Tuesday , March 18, 2014 - 1:09 PM
CASPER, Wyo. -- The past few decades may well have been a geologic eon for pipeline evolution.
When Brian Jeffries started in the oil business more than 30 yearsago, engineers would assemble some topographic maps and chart a route from its start to its finish, he said Tuesday.
The company would send surveyors with construction experience to the field, then commence the project, said Jeffries, executive director of the Wyoming Pipeline Authority.
That dinosaur is extinct on federal lands.
"Instead of the engineers deciding where they'd like to put it and the surveyors finalizing it, you go through a process of reviewed land use and the competing use of the land, and you come to a determination of where it's allowed to go," Jeffries said.
That's because the U.S. Department of Interior's Bureau of Land Management looks at sage grouse, raptor nests, soil and topography erosion, scenery, historic trails, agriculture, mining, motortravel restrictions, wilderness study areas, backcountry byways and more.
In their efforts to consider all land uses, the 10 BLM offices in Wyoming have acted independently in determining potential underground pipeline corridors, and sometimes they don't align with corridors determined in neighboring BLM districts.
"We have this amazing mismatch of pathways," Jeffries said. "Correcting the gaps isn't easy."
That frustrates businesses interested in sending carbon dioxide to old oil fields to recover oil that conventional methods could not reach, he said.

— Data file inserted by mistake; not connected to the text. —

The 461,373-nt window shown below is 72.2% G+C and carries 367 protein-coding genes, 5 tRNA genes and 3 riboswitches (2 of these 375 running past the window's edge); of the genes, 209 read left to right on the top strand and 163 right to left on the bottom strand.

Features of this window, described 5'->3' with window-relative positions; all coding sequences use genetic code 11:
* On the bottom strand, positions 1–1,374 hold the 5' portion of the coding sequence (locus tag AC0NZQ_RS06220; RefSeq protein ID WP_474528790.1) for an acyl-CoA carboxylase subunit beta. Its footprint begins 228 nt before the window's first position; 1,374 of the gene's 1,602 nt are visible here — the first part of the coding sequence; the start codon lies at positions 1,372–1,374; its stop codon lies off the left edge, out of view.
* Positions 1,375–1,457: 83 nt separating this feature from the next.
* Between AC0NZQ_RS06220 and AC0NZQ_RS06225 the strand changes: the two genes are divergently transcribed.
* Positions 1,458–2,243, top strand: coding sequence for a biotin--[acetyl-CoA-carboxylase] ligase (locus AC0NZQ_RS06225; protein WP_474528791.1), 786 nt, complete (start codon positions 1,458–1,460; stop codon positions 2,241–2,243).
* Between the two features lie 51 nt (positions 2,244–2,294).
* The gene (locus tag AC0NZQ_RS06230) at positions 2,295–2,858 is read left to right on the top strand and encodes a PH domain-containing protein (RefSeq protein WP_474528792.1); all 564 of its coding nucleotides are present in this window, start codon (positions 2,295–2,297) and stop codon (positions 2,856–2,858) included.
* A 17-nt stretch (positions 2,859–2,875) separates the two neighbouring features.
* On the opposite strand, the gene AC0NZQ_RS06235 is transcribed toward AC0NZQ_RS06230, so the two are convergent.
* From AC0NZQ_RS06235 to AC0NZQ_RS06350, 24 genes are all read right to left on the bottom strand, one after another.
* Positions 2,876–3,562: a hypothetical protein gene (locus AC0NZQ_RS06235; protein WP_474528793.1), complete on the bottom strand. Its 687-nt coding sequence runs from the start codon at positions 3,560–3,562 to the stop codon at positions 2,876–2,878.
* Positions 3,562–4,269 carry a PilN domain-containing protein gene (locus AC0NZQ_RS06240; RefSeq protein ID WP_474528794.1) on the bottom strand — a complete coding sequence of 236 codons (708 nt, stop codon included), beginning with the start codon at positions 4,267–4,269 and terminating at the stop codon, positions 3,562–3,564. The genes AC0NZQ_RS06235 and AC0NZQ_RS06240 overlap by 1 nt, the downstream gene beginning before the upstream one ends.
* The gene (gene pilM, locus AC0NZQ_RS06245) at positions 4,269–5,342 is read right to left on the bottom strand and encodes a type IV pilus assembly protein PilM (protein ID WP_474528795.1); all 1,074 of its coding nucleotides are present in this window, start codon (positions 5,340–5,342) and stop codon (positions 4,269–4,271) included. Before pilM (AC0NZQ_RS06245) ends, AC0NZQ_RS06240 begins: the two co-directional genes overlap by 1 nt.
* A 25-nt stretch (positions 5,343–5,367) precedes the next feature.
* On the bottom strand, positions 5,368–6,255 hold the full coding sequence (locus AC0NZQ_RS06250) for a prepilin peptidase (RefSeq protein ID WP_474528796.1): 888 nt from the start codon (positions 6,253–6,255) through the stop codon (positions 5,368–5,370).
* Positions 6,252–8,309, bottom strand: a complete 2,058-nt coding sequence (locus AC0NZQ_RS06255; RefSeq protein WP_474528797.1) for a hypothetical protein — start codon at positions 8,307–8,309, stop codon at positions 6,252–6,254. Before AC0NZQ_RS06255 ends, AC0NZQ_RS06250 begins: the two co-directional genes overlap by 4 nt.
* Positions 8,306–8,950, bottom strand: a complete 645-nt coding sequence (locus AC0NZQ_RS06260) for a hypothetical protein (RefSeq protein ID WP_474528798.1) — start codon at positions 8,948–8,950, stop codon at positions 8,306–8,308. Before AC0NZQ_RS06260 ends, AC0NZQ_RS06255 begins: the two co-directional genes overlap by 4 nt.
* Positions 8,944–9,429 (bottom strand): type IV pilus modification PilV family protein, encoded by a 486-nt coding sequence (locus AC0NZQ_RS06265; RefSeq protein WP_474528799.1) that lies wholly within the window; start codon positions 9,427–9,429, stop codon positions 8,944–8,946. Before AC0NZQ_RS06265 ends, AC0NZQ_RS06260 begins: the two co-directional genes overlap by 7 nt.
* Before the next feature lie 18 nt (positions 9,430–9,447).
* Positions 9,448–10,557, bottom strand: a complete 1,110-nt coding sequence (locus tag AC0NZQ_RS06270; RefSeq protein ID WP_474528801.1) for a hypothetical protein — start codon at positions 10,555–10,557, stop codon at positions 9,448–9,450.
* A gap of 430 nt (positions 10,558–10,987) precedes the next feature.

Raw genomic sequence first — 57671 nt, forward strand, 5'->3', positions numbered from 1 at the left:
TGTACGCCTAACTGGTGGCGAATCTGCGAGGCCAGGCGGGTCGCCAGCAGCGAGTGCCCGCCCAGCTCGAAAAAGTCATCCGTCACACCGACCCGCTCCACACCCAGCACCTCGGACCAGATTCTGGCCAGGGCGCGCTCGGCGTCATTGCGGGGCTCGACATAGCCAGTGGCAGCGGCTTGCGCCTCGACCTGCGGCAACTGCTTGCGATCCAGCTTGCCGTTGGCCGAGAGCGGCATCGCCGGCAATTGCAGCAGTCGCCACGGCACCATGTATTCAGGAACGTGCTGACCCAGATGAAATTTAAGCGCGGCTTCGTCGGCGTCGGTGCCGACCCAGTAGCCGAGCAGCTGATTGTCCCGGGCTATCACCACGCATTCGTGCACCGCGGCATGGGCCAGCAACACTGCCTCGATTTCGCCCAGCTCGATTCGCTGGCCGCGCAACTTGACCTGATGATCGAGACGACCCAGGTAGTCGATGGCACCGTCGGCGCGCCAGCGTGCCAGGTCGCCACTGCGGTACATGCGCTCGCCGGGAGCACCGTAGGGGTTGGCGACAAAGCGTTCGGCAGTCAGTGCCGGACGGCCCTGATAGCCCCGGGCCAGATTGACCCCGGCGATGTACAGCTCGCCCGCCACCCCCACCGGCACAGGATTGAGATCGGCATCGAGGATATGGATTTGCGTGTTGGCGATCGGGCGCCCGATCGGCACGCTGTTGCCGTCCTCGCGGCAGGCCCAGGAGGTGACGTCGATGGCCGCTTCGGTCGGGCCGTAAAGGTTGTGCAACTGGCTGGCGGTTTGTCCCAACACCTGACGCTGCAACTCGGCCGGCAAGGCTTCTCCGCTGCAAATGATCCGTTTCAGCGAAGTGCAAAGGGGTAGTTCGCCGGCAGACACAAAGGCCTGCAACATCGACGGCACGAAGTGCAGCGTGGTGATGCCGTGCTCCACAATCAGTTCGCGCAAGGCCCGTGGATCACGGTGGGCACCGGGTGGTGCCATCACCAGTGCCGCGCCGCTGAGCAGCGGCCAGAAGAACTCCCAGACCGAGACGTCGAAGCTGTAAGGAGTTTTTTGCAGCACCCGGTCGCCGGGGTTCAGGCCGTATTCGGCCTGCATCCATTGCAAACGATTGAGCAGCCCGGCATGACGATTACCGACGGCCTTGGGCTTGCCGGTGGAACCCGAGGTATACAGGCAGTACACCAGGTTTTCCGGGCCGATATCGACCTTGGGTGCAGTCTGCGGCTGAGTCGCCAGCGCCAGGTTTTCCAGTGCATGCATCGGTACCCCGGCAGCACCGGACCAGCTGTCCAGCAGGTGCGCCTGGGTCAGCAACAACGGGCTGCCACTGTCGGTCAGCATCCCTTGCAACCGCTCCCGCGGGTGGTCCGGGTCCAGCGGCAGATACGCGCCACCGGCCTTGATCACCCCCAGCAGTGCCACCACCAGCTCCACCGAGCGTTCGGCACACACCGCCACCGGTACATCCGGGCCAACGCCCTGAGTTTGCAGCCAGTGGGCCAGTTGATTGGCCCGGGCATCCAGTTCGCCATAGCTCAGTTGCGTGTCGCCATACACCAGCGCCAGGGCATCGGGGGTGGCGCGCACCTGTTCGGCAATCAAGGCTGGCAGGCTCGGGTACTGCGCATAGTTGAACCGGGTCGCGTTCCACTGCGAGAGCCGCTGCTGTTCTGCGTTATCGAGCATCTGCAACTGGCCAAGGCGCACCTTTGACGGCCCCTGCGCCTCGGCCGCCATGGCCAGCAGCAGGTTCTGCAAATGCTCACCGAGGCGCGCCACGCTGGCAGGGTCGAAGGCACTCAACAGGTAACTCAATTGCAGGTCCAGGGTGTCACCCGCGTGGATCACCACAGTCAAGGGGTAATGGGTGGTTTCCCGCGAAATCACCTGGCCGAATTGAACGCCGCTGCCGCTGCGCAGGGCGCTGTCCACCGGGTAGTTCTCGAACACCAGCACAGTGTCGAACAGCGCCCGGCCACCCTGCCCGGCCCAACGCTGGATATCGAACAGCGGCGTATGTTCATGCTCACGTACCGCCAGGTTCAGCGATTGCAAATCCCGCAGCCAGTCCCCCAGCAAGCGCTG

Gov. Matt Mead recently called for the Wyoming Pipeline Authority, in conjunction with the University of Wyoming's School of Energy Resources and the Enhanced Oil Recovery Institute, to work with the BLM to establish a unified plan for pipeline corridors for CO2 transmission.
CO2 could help recover between 800 million and 2 billion barrels ofoil in the Big Horn Basin, said Rob Hurless of the UW School of Energy Resources and Mead's energy adviser.
Companies wouldn't need to use the corridors established in this statewide effort, but it would help them save time in the permitting process, Hurless said.
While data collection has begun, Jeffries said the Pipeline Authority will be filing a National Environmental Protection Act application. The process could take between three and five years tocomplete, but it would save companies years in their future permitting processes, he said. NEPA dictates the federalenvironmental review process for this project, just like other energy projects on federal lands.
No BLM representatives apparently attended the Pipeline Authority'smeeting at the Oil and Gas Conservation Commission on Tuesday in Casper. But the bureau anticipates working with the state to fix the problems for CO2 pipelines, said state BLM spokeswoman BeverlyGorny.
Some BLM offices already are revising their corridors, Gorny said. "They are looking at edge-matching the resource issues."
After the Pipeline Authority meeting, Duane Zavadil of the Bill Barrett Corp. said he knew of no other state working with the BLM to create a unified system of pipeline corridors.
"Wyoming is very progressive in these public lands issues," Zavadil said.
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